From Deep State to Islamic State: The Arab Counter-Revolution and Its Jihadi Legacy

From Deep State to Islamic State: The Arab Counter-

Revolution and Its Jihadi Legacy

Major changes have taken place in the Middle East and North Africa (MENA) since the eruption of the ‘Arab Spring’ in 2010. Concepts such as the new world order, democracy, freedoms and human rights have widely circulated in the Arab world, particularly after the invasion of Iraq. Moreover, the progression of what turned out to be a civil war in Syria triggered an array of academic studies on the past, present and future shape of the region. Within that volatile context, the emergence of jihadi groups that constantly renew themselves and spread over a wide territory with the claim to defend religion makes it all the more necessary to comprehensively study the structure of the region.

The title of Filiu’s book, From Deep State to Islamic State: the Arab Counter-Revolution and its Jihadi Legacy may lead its readers to assume that this is an exclusive discussion of jihad organizations. Instead, the book examines the deep-seated structures and processes that prepare the ground for the emergence of these groups. Filiu starts with the fundamental argument that global jihadist groups such as al-Qaida and ISIS [the Islamic State in Iraq and Syria] did not fall from the blue sky. Each built itself upon major critical events, a group of frustrated or ruined people and a sound ideology. A historical perspective is therefore the sine qua non for understanding the social and political structure of states in the MENA region. In this regard, Jean-Pierre Filiu, who has extensive first-hand experience of the region as a diplomat, offers an informed comparative analysis to identify, for instance, the structure of military and intelligence agencies, which can be deemed guardians of the state in Egypt, Syria, Tunisia, Yemen and Algeria.

The author begins by analyzing the deep state, which as a term originates from near Turkish political history and is usually composed of high-level elements within intelligence services, the military, internal security, the judiciary, and the mafia. Structures of deep state in the region provide the real reason for the spread of jihadi groups like al-Qaida and ISIS. For instance, according to Filiu, the political and social structure of Egypt before the Arab Spring prepared the appropriate environment for Hosni Mubarak to take over the country after Enver Sadat was assassinated. When the popular revolts offered a key democratization prospect in 2011, the Egyptian deep state helped strangle it in another coup d’état by Abdel Fattah el-Sisi (pp. 54-55).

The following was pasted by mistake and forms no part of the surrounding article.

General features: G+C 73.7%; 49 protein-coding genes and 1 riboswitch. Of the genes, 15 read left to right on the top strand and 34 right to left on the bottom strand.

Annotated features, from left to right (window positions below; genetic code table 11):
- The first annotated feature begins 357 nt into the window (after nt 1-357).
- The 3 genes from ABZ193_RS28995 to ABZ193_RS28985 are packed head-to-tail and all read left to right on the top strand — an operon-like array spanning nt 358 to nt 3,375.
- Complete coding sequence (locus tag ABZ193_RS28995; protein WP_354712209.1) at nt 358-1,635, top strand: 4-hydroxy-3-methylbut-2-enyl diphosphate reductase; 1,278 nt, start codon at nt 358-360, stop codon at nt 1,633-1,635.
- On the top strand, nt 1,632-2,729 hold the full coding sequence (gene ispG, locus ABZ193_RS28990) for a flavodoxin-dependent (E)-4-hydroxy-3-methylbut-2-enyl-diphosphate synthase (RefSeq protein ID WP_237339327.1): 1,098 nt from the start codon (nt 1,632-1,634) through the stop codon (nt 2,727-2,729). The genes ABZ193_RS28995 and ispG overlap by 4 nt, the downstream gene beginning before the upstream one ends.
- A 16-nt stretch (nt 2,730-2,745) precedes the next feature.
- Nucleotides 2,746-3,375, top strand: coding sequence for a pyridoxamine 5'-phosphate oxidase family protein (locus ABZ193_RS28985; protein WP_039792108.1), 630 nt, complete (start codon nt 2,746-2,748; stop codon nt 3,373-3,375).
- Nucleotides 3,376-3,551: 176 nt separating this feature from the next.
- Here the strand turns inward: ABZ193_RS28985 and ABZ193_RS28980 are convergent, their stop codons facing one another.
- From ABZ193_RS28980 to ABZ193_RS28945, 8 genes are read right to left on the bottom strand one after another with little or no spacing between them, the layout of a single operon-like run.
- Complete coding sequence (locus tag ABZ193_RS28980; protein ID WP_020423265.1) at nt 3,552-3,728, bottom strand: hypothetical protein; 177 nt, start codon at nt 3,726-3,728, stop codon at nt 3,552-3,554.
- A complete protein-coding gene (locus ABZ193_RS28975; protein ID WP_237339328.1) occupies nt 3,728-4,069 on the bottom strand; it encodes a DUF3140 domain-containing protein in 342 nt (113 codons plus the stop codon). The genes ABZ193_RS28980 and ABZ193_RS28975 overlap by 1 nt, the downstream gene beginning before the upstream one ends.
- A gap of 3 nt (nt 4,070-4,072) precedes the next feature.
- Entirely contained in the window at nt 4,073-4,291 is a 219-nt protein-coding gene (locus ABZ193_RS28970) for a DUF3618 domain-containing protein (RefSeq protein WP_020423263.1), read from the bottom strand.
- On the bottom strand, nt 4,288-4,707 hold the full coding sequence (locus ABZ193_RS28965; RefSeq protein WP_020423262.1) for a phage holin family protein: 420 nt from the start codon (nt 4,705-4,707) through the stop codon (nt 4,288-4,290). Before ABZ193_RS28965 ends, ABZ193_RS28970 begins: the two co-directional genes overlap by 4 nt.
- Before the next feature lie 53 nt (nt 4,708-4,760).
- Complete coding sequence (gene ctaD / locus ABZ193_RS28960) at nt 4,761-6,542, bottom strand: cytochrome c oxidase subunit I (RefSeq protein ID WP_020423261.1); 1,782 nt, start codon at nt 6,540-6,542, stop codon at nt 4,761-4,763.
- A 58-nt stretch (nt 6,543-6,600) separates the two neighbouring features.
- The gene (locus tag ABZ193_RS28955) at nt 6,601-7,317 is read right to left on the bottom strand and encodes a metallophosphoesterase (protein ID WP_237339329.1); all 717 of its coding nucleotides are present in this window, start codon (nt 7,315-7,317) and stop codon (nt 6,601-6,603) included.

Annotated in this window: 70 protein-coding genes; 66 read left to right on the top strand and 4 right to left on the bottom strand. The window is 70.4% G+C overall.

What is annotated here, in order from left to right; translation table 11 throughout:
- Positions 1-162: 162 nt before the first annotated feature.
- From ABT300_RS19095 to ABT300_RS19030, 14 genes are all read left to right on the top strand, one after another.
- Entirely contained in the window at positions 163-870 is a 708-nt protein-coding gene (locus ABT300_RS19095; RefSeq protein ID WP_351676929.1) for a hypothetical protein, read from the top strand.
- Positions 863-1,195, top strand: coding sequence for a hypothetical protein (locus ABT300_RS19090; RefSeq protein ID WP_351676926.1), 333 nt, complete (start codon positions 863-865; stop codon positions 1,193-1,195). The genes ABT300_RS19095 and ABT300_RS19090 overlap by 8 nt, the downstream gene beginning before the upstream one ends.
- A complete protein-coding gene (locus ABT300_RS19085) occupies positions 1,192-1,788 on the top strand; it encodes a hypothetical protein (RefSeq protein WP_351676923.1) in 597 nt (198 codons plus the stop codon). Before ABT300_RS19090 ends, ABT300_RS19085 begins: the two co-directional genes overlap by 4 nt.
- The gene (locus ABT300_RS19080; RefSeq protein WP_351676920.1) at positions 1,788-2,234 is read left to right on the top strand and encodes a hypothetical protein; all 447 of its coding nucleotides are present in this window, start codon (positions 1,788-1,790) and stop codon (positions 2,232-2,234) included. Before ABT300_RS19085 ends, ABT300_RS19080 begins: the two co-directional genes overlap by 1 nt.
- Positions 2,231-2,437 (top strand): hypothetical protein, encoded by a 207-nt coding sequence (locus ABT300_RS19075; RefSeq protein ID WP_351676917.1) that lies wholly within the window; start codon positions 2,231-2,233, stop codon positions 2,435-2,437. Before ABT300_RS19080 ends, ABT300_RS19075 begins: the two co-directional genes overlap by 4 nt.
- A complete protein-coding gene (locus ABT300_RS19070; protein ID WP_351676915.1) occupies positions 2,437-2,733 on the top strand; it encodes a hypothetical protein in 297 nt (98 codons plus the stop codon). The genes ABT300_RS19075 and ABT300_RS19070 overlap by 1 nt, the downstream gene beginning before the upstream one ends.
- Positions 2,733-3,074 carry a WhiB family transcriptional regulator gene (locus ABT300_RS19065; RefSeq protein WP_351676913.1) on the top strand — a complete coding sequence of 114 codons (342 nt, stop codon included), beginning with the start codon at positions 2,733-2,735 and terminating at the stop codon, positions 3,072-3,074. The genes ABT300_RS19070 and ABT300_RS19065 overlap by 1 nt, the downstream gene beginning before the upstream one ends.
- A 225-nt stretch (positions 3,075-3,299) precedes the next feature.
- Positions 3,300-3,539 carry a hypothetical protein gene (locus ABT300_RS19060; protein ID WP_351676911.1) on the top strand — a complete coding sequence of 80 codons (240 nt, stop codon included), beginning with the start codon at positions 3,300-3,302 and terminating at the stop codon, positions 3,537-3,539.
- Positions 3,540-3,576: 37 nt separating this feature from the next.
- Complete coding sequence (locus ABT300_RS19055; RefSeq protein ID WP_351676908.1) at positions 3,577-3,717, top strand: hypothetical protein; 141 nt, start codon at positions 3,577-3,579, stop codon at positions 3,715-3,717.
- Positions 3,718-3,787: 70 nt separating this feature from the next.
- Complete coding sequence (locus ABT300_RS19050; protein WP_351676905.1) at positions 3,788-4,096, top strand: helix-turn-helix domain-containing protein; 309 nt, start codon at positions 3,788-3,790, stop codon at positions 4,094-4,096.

Syria and Egypt merged to form a new state under the name of the United Arab Republic in 1958. The Syrian Ba’ath executives strongly desired to establish this state, but the result was not what they expected. Under the strong control of Nasser, the Syrian Ba’ath Party rapidly weakened and the situation of officers deteriorated. On top of this, a group of Ba’ath people, including Hafez Assad, took over with the coup. His son, Bashar al-Assad, who was the new dictator after Hafez Assad’s death in 2000, maintained the same empire of fear that his father had established. However, the authoritarian regime in Syria did not dodge the popular waves in the region after 2010.

Filiu claims that the most important reason for the failure of the momentous attempt at revolution is the Arab deep state. According to his analysis, the Arab deep state uses a number of arguments, tools, and mechanisms to consolidate the presence and legitimize the continuity of the current regime, among them the worn-out argument of defending Arabs against the Zionists and the Crusaders. These tools were successful in legitimizing the incumbents’ clamp on Arab society in the same way that Egyptian leader Gamal Abdel Nasser or Houari Boumedienne of Algeria had done in the past. This attitude actually caused jihadi organizations to become widespread in the region. According to Dr. Filiu, the democratization movement that took place with the Arab spring has not succeeded in target countries such as Egypt, Libya and Syria.